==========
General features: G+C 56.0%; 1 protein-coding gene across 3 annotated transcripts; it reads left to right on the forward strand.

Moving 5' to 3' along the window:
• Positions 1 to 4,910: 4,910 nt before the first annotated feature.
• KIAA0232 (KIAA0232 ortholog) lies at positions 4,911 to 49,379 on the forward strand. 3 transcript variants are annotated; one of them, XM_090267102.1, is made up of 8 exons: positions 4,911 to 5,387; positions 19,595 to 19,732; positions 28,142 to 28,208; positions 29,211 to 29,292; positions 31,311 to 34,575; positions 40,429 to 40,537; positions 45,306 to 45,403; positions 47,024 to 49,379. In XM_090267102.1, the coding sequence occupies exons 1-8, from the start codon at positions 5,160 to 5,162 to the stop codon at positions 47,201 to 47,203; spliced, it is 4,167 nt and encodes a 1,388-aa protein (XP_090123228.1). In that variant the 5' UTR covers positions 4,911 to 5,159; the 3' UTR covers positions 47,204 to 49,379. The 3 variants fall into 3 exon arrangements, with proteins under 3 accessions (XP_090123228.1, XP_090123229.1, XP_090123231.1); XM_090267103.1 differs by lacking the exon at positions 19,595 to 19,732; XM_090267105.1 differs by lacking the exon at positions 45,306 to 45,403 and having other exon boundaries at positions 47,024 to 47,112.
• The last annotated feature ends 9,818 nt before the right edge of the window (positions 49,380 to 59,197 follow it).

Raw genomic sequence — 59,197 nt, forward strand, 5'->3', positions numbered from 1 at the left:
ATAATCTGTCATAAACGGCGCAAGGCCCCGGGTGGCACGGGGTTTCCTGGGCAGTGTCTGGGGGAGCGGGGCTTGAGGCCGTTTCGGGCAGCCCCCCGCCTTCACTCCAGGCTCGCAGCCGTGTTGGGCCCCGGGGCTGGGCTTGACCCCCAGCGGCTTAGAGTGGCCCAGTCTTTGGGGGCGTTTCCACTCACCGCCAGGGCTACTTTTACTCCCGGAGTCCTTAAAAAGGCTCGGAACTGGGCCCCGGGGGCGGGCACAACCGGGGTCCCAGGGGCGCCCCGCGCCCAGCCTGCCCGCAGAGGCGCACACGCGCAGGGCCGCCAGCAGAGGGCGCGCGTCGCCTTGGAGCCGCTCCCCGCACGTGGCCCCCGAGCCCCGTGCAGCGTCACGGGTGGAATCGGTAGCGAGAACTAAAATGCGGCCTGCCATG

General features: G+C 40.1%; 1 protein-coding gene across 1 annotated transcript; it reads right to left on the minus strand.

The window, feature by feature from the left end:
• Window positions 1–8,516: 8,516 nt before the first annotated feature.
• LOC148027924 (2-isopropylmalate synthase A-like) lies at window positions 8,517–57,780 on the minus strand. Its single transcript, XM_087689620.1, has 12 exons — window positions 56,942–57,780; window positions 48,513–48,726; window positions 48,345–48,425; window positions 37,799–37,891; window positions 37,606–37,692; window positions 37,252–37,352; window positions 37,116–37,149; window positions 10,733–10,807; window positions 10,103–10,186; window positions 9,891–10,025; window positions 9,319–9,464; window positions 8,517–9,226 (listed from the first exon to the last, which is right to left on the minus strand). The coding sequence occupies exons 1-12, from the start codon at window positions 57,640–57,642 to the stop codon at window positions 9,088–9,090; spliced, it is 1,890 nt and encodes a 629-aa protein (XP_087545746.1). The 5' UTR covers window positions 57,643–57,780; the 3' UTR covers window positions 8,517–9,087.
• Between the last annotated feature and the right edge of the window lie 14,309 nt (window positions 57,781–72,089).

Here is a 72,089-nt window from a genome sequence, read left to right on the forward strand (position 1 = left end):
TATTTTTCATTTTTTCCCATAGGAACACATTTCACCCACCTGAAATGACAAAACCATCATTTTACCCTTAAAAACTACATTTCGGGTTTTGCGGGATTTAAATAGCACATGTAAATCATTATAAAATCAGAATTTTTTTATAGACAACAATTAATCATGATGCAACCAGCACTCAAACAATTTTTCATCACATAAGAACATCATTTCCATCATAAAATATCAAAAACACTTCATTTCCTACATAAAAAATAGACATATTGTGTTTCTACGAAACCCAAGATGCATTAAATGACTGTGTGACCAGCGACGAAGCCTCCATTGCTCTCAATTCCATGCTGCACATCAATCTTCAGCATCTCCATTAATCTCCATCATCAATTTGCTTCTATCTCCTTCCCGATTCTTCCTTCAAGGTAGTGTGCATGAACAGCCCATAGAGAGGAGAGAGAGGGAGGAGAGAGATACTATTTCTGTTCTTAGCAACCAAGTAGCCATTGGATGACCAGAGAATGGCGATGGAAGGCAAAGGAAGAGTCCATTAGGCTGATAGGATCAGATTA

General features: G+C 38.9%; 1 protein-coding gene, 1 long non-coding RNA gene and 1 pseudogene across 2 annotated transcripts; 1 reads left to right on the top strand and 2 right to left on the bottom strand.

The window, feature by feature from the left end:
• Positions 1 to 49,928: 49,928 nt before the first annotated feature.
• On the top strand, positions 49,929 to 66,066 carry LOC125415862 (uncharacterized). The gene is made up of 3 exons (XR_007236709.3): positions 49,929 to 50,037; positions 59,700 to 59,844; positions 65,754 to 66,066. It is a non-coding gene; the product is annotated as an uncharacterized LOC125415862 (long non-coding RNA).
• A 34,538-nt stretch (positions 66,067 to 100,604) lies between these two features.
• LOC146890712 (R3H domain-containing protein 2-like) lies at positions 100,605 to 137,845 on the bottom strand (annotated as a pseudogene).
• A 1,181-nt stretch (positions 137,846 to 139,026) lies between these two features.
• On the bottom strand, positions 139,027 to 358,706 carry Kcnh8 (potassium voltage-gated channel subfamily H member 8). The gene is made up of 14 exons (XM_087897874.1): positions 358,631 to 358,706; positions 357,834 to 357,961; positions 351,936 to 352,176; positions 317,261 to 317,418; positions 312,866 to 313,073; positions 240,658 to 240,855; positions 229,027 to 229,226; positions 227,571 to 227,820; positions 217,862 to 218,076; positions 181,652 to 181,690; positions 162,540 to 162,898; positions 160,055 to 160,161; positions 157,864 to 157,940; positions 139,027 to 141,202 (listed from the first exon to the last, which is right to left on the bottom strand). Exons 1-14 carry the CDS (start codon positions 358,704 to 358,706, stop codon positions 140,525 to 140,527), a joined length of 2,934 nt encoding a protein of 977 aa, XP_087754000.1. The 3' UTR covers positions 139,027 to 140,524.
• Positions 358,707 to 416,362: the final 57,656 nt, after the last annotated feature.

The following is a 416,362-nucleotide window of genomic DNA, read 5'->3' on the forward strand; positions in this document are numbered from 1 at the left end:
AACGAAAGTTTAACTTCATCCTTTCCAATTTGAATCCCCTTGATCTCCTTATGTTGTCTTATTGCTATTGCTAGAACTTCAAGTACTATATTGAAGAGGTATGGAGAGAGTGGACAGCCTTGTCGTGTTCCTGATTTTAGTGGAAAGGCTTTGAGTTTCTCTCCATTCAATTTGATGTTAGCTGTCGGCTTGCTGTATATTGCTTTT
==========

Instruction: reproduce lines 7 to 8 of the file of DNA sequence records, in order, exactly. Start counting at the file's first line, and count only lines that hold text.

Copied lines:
ATAATCTGTCATAAACGGCGCAAGGCCCCGGGTGGCACGGGGTTTCCTGGGCAGTGTCTGGGGGAGCGGGGCTTGAGGCCGTTTCGGGCAGCCCCCCGCCTTCACTCCAGGCTCGCAGCCGTGTTGGGCCCCGGGGCTGGGCTTGACCCCCAGCGGCTTAGAGTGGCCCAGTCTTTGGGGGCGTTTCCACTCACCGCCAGGGCTACTTTTACTCCCGGAGTCCTTAAAAAGGCTCGGAACTGGGCCCCGGGGGCGGGCACAACCGGGGTCCCAGGGGCGCCCCGCGCCCAGCCTGCCCGCAGAGGCGCACACGCGCAGGGCCGCCAGCAGAGGGCGCGCGTCGCCTTGGAGCCGCTCCCCGCACGTGGCCCCCGAGCCCCGTGCAGCGTCACGGGTGGAATCGGTAGCGAGAACTAAAATGCGGCCTGCCATG

General features: G+C 40.1%; 1 protein-coding gene across 1 annotated transcript; it reads right to left on the minus strand.